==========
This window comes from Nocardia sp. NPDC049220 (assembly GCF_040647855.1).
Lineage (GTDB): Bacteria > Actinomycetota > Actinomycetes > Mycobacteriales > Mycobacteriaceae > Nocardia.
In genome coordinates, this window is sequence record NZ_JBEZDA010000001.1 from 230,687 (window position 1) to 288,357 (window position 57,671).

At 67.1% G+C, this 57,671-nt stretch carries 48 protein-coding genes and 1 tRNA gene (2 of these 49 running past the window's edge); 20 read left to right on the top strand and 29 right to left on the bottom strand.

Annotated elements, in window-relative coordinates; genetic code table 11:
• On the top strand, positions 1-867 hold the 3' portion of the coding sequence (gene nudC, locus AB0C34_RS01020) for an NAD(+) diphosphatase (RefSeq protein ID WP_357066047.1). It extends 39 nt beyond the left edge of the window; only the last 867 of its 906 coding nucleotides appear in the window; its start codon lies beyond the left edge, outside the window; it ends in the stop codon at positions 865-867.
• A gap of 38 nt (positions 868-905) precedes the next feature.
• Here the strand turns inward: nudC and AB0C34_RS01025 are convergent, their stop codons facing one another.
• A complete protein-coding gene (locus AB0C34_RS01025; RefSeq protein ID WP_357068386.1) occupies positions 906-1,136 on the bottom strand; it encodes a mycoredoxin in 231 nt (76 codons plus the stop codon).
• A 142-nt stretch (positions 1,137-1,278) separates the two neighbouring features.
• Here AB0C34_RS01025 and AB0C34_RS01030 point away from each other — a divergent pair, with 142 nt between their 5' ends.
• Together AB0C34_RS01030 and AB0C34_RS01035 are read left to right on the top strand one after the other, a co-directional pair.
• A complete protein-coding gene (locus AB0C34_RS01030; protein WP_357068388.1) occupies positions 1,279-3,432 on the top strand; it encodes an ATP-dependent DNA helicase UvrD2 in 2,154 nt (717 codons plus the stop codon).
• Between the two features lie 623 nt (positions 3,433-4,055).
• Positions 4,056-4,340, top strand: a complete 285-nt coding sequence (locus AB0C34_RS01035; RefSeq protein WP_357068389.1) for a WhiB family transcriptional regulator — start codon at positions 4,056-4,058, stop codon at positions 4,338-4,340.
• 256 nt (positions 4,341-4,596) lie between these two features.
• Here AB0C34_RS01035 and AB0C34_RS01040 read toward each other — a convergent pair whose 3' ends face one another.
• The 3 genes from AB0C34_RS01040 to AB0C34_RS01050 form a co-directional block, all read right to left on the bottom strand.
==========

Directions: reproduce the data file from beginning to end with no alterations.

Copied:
This window comes from Nocardia sp. NPDC049220 (assembly GCF_040647855.1).
Lineage (GTDB): Bacteria > Actinomycetota > Actinomycetes > Mycobacteriales > Mycobacteriaceae > Nocardia.
In genome coordinates, this window is sequence record NZ_JBEZDA010000001.1 from 230,687 (window position 1) to 288,357 (window position 57,671).

At 67.1% G+C, this 57,671-nt stretch carries 48 protein-coding genes and 1 tRNA gene (2 of these 49 running past the window's edge); 20 read left to right on the top strand and 29 right to left on the bottom strand.

Annotated elements, in window-relative coordinates; genetic code table 11:
• On the top strand, positions 1-867 hold the 3' portion of the coding sequence (gene nudC, locus AB0C34_RS01020) for an NAD(+) diphosphatase (RefSeq protein ID WP_357066047.1). It extends 39 nt beyond the left edge of the window; only the last 867 of its 906 coding nucleotides appear in the window; its start codon lies beyond the left edge, outside the window; it ends in the stop codon at positions 865-867.
• A gap of 38 nt (positions 868-905) precedes the next feature.
• Here the strand turns inward: nudC and AB0C34_RS01025 are convergent, their stop codons facing one another.
• A complete protein-coding gene (locus AB0C34_RS01025; RefSeq protein ID WP_357068386.1) occupies positions 906-1,136 on the bottom strand; it encodes a mycoredoxin in 231 nt (76 codons plus the stop codon).
• A 142-nt stretch (positions 1,137-1,278) separates the two neighbouring features.
• Here AB0C34_RS01025 and AB0C34_RS01030 point away from each other — a divergent pair, with 142 nt between their 5' ends.
• Together AB0C34_RS01030 and AB0C34_RS01035 are read left to right on the top strand one after the other, a co-directional pair.
• A complete protein-coding gene (locus AB0C34_RS01030; protein WP_357068388.1) occupies positions 1,279-3,432 on the top strand; it encodes an ATP-dependent DNA helicase UvrD2 in 2,154 nt (717 codons plus the stop codon).
• Between the two features lie 623 nt (positions 3,433-4,055).
• Positions 4,056-4,340, top strand: a complete 285-nt coding sequence (locus AB0C34_RS01035; RefSeq protein WP_357068389.1) for a WhiB family transcriptional regulator — start codon at positions 4,056-4,058, stop codon at positions 4,338-4,340.
• 256 nt (positions 4,341-4,596) lie between these two features.
• Here AB0C34_RS01035 and AB0C34_RS01040 read toward each other — a convergent pair whose 3' ends face one another.
• The 3 genes from AB0C34_RS01040 to AB0C34_RS01050 form a co-directional block, all read right to left on the bottom strand.